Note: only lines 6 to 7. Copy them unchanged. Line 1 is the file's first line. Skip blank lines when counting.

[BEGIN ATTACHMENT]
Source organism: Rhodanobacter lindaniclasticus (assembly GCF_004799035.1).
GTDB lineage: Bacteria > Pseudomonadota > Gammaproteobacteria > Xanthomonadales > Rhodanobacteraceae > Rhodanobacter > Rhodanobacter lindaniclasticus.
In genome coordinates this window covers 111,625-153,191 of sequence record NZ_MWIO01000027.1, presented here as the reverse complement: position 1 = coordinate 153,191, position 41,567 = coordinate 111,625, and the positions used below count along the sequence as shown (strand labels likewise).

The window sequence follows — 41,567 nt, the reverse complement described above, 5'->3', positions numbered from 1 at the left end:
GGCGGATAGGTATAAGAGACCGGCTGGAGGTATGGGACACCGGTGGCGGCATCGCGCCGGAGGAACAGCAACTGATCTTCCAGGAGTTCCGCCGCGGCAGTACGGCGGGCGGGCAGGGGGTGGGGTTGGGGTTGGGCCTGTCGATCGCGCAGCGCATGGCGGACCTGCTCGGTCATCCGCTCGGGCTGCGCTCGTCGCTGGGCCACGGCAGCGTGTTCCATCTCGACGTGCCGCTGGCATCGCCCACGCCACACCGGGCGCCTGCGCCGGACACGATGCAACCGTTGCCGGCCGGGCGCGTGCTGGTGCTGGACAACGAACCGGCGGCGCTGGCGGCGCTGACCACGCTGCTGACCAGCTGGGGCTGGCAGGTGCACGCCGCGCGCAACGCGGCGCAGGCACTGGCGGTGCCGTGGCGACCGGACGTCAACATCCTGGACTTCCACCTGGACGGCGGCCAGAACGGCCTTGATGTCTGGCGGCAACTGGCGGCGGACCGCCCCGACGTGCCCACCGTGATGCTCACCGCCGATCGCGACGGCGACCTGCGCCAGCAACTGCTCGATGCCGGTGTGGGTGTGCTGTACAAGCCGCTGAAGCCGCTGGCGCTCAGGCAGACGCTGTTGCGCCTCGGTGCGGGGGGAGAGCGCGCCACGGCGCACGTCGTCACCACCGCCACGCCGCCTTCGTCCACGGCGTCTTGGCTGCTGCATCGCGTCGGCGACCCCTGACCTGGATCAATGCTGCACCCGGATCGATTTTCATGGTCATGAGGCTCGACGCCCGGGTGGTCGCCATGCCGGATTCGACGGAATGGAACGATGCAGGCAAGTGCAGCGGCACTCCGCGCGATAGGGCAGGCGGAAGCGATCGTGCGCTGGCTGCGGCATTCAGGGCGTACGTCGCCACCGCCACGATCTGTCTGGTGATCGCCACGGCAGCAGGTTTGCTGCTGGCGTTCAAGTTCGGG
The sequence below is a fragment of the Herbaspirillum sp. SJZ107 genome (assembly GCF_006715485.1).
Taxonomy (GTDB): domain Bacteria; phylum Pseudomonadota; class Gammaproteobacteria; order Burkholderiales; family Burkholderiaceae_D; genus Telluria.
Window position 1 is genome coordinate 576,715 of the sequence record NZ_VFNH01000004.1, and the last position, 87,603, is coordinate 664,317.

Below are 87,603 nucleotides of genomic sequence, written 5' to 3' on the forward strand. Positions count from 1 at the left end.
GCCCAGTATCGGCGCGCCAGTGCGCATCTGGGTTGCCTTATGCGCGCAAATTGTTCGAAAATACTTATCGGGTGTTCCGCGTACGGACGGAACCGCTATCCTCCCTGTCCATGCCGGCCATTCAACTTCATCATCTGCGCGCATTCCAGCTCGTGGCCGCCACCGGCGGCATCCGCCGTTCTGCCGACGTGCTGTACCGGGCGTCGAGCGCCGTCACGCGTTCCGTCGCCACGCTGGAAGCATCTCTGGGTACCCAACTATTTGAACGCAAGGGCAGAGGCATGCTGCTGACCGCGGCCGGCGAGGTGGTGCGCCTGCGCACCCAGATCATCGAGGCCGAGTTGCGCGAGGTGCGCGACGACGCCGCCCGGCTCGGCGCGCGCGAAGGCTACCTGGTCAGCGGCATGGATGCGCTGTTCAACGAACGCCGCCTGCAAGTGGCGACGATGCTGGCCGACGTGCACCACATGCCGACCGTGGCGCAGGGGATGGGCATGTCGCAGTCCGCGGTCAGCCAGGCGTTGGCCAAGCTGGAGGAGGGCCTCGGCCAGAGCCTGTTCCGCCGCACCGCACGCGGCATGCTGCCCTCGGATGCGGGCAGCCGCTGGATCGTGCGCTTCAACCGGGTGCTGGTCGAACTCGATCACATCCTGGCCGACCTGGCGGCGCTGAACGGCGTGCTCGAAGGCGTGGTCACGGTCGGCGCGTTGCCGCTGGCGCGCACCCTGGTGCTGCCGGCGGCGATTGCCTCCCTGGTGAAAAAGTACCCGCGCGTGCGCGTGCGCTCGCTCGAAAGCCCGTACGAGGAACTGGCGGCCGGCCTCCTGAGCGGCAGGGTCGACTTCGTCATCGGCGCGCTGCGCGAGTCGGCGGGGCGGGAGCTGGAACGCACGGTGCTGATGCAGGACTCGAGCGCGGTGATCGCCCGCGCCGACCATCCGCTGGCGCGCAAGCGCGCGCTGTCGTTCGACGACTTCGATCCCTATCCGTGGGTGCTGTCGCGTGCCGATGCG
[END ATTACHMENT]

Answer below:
The sequence below is a fragment of the Herbaspirillum sp. SJZ107 genome (assembly GCF_006715485.1).
Taxonomy (GTDB): domain Bacteria; phylum Pseudomonadota; class Gammaproteobacteria; order Burkholderiales; family Burkholderiaceae_D; genus Telluria.